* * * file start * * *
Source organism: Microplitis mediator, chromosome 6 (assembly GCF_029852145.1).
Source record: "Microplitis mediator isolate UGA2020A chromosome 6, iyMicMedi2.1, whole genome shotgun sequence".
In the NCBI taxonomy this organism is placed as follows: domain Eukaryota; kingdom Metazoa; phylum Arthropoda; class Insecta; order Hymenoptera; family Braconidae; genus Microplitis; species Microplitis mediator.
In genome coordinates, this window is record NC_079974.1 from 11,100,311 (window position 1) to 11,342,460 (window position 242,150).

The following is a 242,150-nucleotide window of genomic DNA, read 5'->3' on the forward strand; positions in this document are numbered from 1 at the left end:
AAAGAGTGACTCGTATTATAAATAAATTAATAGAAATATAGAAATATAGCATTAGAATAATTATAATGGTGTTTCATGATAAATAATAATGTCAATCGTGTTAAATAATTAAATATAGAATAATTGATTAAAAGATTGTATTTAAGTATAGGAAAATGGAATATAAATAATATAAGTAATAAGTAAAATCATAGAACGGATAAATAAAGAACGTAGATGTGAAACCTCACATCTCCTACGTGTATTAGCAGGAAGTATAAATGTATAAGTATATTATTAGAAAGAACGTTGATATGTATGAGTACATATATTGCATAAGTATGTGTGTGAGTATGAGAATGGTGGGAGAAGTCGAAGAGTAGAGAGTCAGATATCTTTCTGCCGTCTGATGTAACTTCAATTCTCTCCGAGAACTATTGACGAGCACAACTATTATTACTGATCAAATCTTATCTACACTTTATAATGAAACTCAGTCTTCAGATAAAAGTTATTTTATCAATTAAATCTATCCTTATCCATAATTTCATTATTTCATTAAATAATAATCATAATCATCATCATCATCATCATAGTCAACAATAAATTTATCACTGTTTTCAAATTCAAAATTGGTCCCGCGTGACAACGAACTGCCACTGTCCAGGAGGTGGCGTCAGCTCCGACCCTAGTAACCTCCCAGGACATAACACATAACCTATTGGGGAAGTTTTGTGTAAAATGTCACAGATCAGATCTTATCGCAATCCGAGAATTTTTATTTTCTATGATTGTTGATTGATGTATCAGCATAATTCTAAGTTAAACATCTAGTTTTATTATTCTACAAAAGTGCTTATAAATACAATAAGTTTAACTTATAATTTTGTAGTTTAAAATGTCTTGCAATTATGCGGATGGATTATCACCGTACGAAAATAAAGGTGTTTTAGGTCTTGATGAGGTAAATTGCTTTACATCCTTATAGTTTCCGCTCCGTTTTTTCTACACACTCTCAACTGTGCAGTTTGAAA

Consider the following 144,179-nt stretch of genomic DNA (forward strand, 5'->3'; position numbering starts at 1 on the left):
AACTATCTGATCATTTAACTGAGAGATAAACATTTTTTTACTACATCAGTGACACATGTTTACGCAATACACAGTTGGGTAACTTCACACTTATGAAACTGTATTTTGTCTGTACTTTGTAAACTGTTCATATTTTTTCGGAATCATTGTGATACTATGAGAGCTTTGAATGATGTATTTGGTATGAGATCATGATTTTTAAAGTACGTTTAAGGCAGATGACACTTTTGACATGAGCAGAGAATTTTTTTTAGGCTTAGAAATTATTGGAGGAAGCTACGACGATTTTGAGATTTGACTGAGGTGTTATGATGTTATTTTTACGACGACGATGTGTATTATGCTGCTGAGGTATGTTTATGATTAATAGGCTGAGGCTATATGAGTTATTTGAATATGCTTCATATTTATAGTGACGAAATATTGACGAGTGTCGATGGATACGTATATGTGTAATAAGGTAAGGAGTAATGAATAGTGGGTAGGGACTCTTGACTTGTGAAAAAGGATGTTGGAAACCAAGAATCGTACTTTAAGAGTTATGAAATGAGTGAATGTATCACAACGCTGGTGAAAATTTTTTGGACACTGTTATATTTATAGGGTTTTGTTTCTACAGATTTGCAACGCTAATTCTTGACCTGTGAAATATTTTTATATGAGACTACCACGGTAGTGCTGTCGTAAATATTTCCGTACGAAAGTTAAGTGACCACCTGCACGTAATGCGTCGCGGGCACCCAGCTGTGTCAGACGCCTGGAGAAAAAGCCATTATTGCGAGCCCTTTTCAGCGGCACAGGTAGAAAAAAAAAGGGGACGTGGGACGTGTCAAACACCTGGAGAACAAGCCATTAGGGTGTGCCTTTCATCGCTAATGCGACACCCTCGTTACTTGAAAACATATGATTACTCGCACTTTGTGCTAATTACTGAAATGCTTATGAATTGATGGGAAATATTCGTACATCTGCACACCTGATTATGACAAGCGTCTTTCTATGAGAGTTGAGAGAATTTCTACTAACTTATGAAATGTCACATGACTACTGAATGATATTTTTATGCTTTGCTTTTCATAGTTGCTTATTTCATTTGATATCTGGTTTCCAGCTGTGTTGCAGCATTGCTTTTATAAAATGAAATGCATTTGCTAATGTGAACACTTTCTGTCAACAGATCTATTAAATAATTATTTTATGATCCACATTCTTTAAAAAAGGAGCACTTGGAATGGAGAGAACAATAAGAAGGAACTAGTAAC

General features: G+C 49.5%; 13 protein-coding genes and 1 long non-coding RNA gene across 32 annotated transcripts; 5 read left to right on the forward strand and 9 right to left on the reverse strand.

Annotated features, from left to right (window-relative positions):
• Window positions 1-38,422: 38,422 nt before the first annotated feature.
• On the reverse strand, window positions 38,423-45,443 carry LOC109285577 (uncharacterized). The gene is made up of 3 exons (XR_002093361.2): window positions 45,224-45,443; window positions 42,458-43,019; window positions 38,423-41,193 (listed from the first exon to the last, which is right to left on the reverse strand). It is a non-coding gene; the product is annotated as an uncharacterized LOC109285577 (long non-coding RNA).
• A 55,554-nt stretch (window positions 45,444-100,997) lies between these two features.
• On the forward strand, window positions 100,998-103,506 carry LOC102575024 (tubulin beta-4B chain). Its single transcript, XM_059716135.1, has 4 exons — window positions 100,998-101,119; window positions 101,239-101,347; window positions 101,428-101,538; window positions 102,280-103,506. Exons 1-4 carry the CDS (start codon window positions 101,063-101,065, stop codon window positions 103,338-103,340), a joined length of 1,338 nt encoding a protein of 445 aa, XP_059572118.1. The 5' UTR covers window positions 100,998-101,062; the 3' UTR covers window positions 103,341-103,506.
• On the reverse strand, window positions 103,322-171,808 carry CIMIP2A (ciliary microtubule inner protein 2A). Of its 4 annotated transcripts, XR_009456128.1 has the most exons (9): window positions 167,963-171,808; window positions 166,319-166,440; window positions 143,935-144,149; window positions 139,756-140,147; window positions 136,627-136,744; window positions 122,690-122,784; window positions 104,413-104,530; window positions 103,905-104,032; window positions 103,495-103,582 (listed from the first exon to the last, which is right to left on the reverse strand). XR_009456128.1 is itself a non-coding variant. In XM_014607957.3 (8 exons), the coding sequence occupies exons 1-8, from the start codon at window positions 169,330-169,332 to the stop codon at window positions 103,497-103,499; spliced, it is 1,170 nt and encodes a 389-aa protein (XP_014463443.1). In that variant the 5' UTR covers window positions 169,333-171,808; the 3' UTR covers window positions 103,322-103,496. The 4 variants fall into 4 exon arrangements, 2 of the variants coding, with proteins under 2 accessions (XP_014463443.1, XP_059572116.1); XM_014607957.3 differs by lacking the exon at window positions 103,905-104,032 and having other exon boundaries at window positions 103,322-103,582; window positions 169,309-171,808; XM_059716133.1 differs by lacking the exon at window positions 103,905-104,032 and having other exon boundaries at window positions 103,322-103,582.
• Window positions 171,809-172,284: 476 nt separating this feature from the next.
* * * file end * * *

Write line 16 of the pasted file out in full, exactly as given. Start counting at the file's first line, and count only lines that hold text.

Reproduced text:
• Window positions 171,809-172,284: 476 nt separating this feature from the next.